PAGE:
Words + Wordsmiths - the Language of Artists

Words + Wordsmiths - the Language of Artists
Speech and the spoken word are powerful means of communication, but some artists convey thoughts through written words. I’ll discuss artists who used various mediums from the 15th c to the present.

I’ll begin with the Netherlandish artist Jan van Eyck who painted one of my personal favorites, "The Annunciation" (1434-1436). It can be seen at the National Gallery of Art, Washington, DC.

This painting portrays the moment the archangel Gabriel delivers a salutation to Mary from God: "Ave gratia plena" [Hail, full of grace]. Mary has been chosen to bear the Son of God.

Mary’s acceptance: "Ecce ancilla domini" [Behold the handmaiden of the Lord]. The words are in gold letters, written in reverse for God to see.

The genius of Leonardo da Vinci (1452-1519) is shown in his ability to write backwards. Being left-handed (myself included) can cause smudging when writing. To prevent this mishap and more importantly to keep his scientific ideas secret – from critics, rivals, and the Roman Catholic church, he used this 'mirror-writing.'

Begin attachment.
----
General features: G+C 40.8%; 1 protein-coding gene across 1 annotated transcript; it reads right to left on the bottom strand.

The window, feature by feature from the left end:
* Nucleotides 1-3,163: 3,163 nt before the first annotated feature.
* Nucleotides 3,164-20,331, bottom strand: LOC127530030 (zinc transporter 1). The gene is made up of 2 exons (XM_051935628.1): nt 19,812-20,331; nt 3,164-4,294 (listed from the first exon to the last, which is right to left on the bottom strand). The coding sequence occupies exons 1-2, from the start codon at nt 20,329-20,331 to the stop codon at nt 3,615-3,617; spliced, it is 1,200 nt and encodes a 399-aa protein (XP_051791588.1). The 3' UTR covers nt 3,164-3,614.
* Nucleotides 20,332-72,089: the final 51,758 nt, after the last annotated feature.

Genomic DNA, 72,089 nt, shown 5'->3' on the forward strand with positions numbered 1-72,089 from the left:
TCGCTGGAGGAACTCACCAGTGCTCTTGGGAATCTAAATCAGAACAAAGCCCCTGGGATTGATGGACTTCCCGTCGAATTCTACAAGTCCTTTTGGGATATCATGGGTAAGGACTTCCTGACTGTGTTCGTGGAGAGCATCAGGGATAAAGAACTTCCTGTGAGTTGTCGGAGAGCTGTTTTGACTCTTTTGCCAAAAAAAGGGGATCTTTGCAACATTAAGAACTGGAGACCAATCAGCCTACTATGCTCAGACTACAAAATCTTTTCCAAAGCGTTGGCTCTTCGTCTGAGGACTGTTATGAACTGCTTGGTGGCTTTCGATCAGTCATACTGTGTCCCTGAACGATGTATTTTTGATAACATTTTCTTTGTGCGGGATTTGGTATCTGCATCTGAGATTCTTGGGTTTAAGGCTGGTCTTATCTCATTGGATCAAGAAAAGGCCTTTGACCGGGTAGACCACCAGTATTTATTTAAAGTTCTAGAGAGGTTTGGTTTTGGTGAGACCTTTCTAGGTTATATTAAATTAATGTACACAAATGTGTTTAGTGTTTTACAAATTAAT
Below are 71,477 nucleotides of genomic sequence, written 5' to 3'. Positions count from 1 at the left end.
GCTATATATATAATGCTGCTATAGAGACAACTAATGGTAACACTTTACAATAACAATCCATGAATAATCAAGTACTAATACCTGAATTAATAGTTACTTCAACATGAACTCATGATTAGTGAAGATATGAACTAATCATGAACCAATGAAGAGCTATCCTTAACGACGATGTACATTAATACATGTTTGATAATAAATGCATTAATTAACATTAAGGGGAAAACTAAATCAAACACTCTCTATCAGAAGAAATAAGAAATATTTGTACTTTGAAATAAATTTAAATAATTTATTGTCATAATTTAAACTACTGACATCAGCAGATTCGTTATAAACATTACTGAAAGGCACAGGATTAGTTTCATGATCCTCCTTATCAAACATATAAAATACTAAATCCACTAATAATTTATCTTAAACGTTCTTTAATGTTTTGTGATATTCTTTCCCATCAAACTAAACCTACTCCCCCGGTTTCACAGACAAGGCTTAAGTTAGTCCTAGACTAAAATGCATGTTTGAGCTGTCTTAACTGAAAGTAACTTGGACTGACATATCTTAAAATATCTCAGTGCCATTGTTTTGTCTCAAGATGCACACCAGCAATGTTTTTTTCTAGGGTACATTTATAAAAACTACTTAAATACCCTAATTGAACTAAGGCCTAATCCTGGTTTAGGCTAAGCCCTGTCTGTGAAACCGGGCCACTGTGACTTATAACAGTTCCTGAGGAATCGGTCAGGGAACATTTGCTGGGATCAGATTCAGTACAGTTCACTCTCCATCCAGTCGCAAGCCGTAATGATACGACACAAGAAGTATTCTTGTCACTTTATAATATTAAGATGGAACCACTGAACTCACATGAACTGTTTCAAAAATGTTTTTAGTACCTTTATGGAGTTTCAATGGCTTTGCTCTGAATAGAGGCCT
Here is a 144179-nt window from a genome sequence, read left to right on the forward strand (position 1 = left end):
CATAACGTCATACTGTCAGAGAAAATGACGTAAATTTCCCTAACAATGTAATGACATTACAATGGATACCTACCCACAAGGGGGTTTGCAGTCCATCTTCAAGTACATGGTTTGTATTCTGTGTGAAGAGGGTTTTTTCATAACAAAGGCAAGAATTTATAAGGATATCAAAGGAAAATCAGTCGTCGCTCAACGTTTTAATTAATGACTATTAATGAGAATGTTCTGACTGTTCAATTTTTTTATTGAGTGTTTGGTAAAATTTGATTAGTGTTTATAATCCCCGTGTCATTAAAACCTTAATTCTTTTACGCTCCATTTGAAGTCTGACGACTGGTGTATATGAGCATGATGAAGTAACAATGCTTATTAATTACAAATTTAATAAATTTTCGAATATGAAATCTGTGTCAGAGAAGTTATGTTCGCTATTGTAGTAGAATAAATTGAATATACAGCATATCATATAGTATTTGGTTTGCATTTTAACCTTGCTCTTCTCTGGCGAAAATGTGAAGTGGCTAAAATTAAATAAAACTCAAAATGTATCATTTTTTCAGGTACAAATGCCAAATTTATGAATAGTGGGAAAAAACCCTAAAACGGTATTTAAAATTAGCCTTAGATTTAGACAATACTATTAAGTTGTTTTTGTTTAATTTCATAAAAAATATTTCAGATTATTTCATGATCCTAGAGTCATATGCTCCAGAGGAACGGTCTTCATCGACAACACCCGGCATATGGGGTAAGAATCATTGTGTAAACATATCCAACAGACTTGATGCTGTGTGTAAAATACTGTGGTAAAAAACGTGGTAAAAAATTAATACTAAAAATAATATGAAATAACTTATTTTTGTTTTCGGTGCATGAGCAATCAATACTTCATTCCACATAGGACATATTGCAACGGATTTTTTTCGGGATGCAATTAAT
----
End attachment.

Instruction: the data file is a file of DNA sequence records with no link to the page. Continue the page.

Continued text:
Leonardo’s notes were written in journals, some twenty (20) said to exist. In 1994 Christie’s auction house sold the "Hammer Codex" to Microsoft chairman Bill Gates for a record $30.8M. The "notebook" was previously owned by Armand Hammer, the chairman of Occidental Petroleum.

Artist Cy Twombly (1928-2011) - Abstract expressionist and Minimalist - was best known for his calligraphy, scribbles, and graffiti.

Some parents might say, "my child can do that!" - surprising many disbelievers with the sale of one from a series titled "Blackboard" – setting a record price in 2014 for $69.6M.

Twombly used oil paint, wax crayon, industrial paint, colored pencil, and graphite in his works. Other examples of the artist’s 'written words' are: "Apollo and the Artist" (1975) and "Letter of Resignation" (1959).

Conceptual artist Tracey Emin, a member of the Young British Artists (YBA), is best known for her neon lighting – pastel colored light tubes bent to look like the artist’s handwriting – spelling out Emin’s thoughts, feelings, and experiences.

From Emin’s "I Promise to Love You Collection" are her personal admissions 'up in lights': "I Promise to Love You," "I Listen to the Ocean and All I Hear is You," and "Love is What You Want."

Whether artists use methods such as: handwriting in a private journal, printing words in a graffiti style, or expressed themselves by using bright lights – we are witnesses to the marvels of the language of art.

You can own an 11"X14"photo print of Tracey Emin's "I Promise to Love You," available here from Amazon.com.

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This content was written by Camille Gizzarelli. If you wish to use this content in any manner, you need written permission. Contact Camille Gizzarelli for details.